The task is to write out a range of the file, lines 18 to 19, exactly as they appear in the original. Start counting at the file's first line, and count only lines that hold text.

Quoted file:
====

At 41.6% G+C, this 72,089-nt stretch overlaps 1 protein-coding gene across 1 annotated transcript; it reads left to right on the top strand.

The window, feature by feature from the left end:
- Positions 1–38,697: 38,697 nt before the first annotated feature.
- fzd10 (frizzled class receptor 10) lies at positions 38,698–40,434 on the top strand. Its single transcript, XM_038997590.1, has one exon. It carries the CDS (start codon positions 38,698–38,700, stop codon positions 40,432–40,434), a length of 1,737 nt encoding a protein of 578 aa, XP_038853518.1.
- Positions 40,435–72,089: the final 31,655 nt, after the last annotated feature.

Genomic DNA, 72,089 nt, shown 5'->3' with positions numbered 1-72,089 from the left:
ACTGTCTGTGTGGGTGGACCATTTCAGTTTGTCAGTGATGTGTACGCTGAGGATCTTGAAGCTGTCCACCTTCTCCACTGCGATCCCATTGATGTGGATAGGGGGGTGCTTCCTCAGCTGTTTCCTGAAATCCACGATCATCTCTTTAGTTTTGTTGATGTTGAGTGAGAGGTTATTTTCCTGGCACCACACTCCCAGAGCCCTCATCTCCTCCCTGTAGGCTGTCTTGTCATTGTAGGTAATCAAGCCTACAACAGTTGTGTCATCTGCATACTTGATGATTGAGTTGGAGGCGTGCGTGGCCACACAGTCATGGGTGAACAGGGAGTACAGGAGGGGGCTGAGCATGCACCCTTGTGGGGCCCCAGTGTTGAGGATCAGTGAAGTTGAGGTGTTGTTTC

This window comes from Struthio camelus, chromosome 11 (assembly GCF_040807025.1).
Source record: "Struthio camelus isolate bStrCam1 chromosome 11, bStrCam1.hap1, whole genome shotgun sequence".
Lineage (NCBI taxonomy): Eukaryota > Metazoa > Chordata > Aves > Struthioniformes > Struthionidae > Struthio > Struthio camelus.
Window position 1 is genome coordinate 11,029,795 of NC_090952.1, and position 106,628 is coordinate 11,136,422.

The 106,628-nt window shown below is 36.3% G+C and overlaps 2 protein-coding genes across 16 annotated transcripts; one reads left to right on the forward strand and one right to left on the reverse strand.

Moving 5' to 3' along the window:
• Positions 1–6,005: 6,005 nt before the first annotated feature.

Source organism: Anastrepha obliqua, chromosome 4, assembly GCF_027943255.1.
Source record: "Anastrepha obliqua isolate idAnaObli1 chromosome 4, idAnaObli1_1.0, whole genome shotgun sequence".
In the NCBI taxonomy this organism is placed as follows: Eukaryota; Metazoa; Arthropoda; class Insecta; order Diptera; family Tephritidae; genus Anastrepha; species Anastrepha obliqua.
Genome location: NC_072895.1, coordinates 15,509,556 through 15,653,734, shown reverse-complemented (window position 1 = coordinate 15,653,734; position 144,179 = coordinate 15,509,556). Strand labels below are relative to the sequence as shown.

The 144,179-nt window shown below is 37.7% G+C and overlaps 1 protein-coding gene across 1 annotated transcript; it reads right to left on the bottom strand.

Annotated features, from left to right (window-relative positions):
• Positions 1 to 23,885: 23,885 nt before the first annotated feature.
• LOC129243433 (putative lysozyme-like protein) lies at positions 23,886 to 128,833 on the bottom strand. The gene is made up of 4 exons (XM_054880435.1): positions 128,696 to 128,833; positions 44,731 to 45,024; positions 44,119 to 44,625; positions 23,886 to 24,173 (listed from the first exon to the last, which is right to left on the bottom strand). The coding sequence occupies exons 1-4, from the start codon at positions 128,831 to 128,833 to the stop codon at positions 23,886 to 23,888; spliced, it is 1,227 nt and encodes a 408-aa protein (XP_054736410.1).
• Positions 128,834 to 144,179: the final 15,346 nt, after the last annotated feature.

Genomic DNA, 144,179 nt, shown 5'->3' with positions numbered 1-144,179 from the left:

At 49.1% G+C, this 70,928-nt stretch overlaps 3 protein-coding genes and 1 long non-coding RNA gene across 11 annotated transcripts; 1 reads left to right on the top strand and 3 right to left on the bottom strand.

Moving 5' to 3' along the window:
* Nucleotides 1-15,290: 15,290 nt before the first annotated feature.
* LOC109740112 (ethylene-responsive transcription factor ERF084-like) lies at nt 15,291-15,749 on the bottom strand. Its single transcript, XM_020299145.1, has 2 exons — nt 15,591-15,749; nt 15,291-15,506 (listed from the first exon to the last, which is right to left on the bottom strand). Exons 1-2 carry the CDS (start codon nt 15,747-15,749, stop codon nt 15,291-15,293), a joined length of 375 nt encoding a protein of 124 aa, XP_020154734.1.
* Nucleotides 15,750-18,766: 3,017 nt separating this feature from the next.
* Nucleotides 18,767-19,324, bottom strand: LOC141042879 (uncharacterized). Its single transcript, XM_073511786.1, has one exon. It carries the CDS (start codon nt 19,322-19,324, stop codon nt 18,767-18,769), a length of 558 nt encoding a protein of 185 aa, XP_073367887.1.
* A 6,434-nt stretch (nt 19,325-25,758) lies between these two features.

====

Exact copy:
Genome location: NC_072895.1, coordinates 15,509,556 through 15,653,734, shown reverse-complemented (window position 1 = coordinate 15,653,734; position 144,179 = coordinate 15,509,556). Strand labels below are relative to the sequence as shown.

The 144,179-nt window shown below is 37.7% G+C and overlaps 1 protein-coding gene across 1 annotated transcript; it reads right to left on the bottom strand.